Thursday, October 9, 2014

Magdalena Abakanowicz, Hitler, and Moms

I asked my daughter once, as she was young and idealistic and feeling the burdens on her young shoulders of everything that is "wrong" with the United States Government.  We were driving along in our car, safe from what so many people in the world experience as horrors in their everyday existence (and this was about a year before 9-11);  I think I said - "don't you ever think how nice it is that there are no bombs dropping around (or on) us?  Why do you think that is?"

Imagine this.  You're a 9 year old little girl living in a big house with your family, (who happens to be quite comfortably wealthy) and one day, the city you live in is invaded, your home is seized and burned, and your mother is shot dead in front of you.

I'm going to talk about each of the artists in the WACK! Art and the Feminist Revolution show by alphabetical order.  Doesn't that sound orderly?  :) and
Magdalena Abakanowicz is first on our list.

Magdalena Abakanowicz was born in Poland in 1930 and was 9 years old when Poland was invaded by the Nazis.

You see?  Back in 1938 Hitler wanted Poland as a continuation of his expansion efforts that started with the lands bordering Czechoslovakia and Germany (then called Sudentenland), and then Czechoslovakia itself in 1939.  He managed to get away with this without causing any hostilities with the two superpower countries at the time.  Ah.  That would be the United States and the Soviet Union.

I need a map.

There.  I feel much better now.

Anyway.  In his infinite wisdom, ol' Adolf thought to himself.  "My people need to stretch out some more.  I think Poland would be a nice addition to my collection.  And, after all, the native Slavs (which should make nice slaves) aren't really people and all...."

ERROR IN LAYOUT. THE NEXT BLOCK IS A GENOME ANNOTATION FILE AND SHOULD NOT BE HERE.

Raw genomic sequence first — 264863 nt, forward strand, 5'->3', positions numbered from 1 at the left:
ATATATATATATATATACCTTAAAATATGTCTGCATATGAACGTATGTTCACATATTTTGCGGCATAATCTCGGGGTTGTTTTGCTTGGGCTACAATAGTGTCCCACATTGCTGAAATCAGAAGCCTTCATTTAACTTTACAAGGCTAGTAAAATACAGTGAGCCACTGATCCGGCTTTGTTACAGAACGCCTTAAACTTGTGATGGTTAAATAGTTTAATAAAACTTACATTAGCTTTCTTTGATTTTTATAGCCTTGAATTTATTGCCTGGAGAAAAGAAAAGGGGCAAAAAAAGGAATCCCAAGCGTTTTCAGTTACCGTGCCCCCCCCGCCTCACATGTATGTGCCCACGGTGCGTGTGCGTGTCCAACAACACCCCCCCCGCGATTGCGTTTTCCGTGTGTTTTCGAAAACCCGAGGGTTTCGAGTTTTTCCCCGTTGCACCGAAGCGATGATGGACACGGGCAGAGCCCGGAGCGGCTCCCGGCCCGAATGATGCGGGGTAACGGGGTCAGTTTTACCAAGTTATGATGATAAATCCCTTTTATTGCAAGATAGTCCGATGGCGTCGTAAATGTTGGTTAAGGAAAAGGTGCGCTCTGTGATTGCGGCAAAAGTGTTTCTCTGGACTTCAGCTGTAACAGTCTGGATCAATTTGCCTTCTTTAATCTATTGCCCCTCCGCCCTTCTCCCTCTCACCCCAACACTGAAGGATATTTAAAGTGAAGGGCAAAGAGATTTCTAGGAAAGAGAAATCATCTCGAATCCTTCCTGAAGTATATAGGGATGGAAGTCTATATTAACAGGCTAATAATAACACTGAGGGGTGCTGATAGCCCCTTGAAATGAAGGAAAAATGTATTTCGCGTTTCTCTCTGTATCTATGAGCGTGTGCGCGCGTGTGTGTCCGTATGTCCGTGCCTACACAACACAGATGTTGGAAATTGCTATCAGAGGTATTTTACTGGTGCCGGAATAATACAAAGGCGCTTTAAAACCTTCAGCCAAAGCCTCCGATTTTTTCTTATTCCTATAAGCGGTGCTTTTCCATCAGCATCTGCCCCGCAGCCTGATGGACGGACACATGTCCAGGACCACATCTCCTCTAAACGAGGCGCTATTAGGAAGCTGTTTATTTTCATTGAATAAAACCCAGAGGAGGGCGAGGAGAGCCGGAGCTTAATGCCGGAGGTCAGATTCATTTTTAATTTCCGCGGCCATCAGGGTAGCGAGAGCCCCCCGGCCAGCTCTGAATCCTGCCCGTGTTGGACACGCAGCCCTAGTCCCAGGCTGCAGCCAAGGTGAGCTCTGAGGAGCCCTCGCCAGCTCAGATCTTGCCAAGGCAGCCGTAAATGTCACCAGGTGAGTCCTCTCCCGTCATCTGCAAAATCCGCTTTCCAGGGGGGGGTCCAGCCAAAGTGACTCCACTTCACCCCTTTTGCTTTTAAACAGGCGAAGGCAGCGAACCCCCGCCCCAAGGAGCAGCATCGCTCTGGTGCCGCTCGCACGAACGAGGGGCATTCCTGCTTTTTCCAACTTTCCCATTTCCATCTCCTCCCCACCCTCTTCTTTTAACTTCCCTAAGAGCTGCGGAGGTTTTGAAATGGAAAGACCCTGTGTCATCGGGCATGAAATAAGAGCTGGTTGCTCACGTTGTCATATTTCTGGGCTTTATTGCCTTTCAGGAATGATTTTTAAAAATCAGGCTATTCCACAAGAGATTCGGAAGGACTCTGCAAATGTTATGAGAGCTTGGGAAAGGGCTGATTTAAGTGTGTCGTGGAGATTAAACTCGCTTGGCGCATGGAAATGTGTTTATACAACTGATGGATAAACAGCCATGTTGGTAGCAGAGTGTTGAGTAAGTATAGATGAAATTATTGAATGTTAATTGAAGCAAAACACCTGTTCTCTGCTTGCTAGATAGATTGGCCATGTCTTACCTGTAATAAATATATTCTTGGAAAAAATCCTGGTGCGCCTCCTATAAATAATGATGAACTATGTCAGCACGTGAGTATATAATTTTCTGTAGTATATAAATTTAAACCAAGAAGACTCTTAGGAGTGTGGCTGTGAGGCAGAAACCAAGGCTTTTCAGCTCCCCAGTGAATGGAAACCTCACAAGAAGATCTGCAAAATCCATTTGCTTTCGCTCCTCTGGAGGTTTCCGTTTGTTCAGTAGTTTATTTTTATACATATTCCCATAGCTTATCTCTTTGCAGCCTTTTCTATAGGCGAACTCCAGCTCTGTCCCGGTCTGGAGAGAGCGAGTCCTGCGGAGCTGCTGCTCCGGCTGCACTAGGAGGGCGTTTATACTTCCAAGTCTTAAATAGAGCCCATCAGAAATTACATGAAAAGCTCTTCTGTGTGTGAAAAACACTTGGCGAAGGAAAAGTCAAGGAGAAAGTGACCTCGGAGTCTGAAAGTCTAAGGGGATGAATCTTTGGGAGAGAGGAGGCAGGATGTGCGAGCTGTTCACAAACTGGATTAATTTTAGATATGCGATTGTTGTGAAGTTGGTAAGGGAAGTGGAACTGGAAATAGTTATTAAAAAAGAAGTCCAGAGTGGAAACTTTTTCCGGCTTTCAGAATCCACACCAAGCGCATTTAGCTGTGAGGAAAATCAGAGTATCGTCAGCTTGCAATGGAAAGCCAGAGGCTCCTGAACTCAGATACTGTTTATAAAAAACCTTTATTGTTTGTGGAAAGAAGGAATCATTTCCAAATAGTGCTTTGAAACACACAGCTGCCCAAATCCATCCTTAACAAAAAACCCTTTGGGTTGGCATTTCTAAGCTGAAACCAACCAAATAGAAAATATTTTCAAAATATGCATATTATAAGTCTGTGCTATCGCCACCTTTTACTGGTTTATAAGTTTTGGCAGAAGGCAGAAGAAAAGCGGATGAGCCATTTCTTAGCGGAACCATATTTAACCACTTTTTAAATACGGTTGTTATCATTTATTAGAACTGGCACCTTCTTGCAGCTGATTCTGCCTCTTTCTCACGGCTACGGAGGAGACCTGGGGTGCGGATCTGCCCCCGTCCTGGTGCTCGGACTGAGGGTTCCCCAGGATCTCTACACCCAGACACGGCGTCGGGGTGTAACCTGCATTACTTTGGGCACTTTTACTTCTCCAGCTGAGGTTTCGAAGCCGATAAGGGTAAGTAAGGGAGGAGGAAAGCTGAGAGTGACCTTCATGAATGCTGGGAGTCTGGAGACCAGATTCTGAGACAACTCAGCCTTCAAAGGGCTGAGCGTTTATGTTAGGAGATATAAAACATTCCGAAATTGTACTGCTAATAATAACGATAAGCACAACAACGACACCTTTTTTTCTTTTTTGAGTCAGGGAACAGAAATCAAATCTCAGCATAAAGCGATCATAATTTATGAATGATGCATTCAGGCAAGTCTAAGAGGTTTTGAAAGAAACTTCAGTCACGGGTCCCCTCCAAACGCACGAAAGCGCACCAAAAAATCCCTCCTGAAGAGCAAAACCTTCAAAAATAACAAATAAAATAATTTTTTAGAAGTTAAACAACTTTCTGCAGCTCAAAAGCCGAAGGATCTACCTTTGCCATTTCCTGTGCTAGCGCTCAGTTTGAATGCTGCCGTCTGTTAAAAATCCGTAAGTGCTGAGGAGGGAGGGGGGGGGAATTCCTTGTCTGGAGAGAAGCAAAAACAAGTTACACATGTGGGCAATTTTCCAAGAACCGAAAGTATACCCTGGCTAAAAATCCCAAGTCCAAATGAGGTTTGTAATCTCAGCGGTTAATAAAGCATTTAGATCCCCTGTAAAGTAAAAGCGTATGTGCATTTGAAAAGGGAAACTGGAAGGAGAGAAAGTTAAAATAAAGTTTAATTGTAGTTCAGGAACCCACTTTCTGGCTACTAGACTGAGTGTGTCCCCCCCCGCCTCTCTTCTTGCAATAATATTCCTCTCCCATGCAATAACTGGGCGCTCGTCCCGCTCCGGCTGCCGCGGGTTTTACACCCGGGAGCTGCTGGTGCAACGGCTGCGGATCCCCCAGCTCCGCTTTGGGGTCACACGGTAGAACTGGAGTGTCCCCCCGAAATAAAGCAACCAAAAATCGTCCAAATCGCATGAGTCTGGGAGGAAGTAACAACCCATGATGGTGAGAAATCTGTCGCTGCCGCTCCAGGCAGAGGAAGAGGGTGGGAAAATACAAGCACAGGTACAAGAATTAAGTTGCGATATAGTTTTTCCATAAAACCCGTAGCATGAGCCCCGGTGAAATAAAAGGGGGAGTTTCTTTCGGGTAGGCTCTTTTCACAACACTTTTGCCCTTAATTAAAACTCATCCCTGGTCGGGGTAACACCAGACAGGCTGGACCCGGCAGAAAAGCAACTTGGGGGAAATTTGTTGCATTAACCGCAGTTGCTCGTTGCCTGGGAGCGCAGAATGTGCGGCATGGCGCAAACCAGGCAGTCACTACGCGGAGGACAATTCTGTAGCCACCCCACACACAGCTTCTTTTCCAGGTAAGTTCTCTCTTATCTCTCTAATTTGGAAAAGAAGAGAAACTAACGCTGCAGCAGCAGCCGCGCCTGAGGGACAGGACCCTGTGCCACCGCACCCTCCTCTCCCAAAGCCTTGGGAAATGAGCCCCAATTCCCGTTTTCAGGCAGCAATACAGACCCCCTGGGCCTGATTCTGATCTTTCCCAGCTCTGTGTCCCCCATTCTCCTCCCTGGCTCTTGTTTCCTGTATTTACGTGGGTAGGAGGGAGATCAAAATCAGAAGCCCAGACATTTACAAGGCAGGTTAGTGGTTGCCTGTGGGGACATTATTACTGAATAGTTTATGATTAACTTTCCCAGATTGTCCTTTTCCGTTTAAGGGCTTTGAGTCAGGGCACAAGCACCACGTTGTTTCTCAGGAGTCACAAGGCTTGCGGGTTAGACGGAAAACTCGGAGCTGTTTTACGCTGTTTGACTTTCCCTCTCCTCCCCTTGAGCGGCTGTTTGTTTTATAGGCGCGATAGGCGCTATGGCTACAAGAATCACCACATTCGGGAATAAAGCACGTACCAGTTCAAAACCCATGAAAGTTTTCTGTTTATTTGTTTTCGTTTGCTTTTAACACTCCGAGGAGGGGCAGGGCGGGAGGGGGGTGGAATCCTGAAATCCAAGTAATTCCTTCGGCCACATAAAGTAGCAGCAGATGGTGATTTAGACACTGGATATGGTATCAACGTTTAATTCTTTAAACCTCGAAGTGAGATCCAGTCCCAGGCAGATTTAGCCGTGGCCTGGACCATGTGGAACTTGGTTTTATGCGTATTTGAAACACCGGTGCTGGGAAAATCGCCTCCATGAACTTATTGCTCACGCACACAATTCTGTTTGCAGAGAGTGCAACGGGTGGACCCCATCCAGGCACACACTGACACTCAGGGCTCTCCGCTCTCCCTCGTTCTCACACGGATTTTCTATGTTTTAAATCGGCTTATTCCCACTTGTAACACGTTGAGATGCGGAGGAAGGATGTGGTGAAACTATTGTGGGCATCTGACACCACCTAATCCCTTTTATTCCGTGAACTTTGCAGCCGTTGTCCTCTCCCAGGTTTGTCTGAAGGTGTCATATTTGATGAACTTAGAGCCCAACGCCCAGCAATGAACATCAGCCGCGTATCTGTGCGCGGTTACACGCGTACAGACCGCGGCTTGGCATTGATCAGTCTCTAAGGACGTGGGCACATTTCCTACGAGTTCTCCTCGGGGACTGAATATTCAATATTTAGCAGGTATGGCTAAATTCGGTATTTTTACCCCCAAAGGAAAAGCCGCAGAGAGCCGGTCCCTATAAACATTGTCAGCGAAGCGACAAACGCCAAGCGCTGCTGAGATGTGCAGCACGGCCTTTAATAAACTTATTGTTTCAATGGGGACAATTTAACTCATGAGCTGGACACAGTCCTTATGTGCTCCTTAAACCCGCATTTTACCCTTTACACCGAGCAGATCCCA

Oh.  No...that's not exactly it.  He felt that the Germans were "racially superior..." and in the hopes of going unnoticed about his little takeover of Poland, he got some Nazi S.S. troops to dress up as Polish soldiers and stage a mock invasion of Germany and publicized the "Polish attack" as an "unforgivable act of aggression" so he could call his invasion a "defensive action."

Had Hitler's mother still been alive I don't think she would have been particularly proud of this sneaky tactic - but it has been argued that the way she died was one of the reasons he was...the way he if such evil could be explained away somehow.  But don't we humans always try to make sense of things?

Let us pause for a moment and think about what is happening in the world at the moment and think about the saying; "history repeats itself."

How about another map?


Back to Magdalena Abakanowicz. 
1976-80, burlap and resin
life size h. 61-69 cm; depth 50-56 cm; width 55-66 cm
collection: Museum of Modern Art, Pusan, South Korea
From her website is this:
     Poland was a politically volatile country where instability was a permanent state. She has learned to escape to her corner, to make the best of things, to use whatever was viable and even to make gigantic works in a tiny studio. Her art has always addressed the problems of dignity and courage. This dignity resistance and will of survival conceal her individual personal affinities to the culture of Poland, the country where she has grown up, to this country’s political situation, and to the realities of existence of an artist, an intellectual.
2001/2002, bronze
7 figures
each ca 165 x 150 x 55 cm
     The metaphoric language of her work has achieved a point of junction, which still is a challenge for mankind, for all its sophisticated civilization. This is the point where the organic meets the non - organic, where the still alive meets that which is already dead, where all that exist in oppression meet all that strive for liberation in every meaning of this word.
2005-2006, iron
106 figures 285-295 x 95-100 x 135-145 cm
Permanent installation in Grant Park, Chicago
1974-79, figures: burlap and resin, pedestal: steel
Eighteen pieces, each figure ca. 104 x 51 x 66 cm
each pedestal: 76 x 46 x 22 cm
whole sculpture: 145 x 47 x 75 cm
Sydney Lewis Collection, Richmond, Virginia
Second group in Muzeum Narodowe, Wroclaw

Hope you are and will be enjoying these amazing artists as much as I am.

'Til tomorrow!


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